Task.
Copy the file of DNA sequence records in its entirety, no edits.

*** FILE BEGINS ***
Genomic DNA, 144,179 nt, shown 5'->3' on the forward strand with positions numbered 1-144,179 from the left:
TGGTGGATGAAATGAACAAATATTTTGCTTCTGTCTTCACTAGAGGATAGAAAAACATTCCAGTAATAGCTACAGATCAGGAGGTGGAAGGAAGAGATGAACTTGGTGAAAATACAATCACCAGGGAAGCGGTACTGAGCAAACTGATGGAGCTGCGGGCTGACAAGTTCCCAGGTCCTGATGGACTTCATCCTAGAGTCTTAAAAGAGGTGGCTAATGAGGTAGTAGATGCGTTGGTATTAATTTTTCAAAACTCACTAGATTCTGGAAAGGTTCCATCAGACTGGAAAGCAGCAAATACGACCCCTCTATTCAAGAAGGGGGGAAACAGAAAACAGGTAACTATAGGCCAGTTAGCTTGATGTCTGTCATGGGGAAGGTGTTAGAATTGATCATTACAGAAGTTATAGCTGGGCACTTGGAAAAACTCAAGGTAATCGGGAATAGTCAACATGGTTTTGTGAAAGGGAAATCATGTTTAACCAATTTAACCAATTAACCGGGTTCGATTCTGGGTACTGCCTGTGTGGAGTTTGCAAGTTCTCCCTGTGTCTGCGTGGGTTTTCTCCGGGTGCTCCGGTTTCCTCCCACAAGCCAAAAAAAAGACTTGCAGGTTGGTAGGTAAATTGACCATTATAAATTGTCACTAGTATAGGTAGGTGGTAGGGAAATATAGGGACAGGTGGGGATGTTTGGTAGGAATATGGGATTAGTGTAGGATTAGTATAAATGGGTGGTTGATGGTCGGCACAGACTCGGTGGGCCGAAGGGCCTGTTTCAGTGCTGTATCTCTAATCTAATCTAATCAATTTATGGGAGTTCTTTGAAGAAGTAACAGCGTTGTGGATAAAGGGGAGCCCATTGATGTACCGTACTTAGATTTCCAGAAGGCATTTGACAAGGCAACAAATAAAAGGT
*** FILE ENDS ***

Genomic DNA, 144,179 nt, shown 5'->3' on the forward strand with positions numbered 1-144,179 from the left:
TGGTGGATGAAATGAACAAATATTTTGCTTCTGTCTTCACTAGAGGATAGAAAAACATTCCAGTAATAGCTACAGATCAGGAGGTGGAAGGAAGAGATGAACTTGGTGAAAATACAATCACCAGGGAAGCGGTACTGAGCAAACTGATGGAGCTGCGGGCTGACAAGTTCCCAGGTCCTGATGGACTTCATCCTAGAGTCTTAAAAGAGGTGGCTAATGAGGTAGTAGATGCGTTGGTATTAATTTTTCAAAACTCACTAGATTCTGGAAAGGTTCCATCAGACTGGAAAGCAGCAAATACGACCCCTCTATTCAAGAAGGGGGGAAACAGAAAACAGGTAACTATAGGCCAGTTAGCTTGATGTCTGTCATGGGGAAGGTGTTAGAATTGATCATTACAGAAGTTATAGCTGGGCACTTGGAAAAACTCAAGGTAATCGGGAATAGTCAACATGGTTTTGTGAAAGGGAAATCATGTTTAACCAATTTAACCAATTAACCGGGTTCGATTCTGGGTACTGCCTGTGTGGAGTTTGCAAGTTCTCCCTGTGTCTGCGTGGGTTTTCTCCGGGTGCTCCGGTTTCCTCCCACAAGCCAAAAAAAAGACTTGCAGGTTGGTAGGTAAATTGACCATTATAAATTGTCACTAGTATAGGTAGGTGGTAGGGAAATATAGGGACAGGTGGGGATGTTTGGTAGGAATATGGGATTAGTGTAGGATTAGTATAAATGGGTGGTTGATGGTCGGCACAGACTCGGTGGGCCGAAGGGCCTGTTTCAGTGCTGTATCTCTAATCTAATCTAATCAATTTATGGGAGTTCTTTGAAGAAGTAACAGCGTTGTGGATAAAGGGGAGCCCATTGATGTACCGTACTTAGATTTCCAGAAGGCATTTGACAAGGCAACAAATAAAAGGT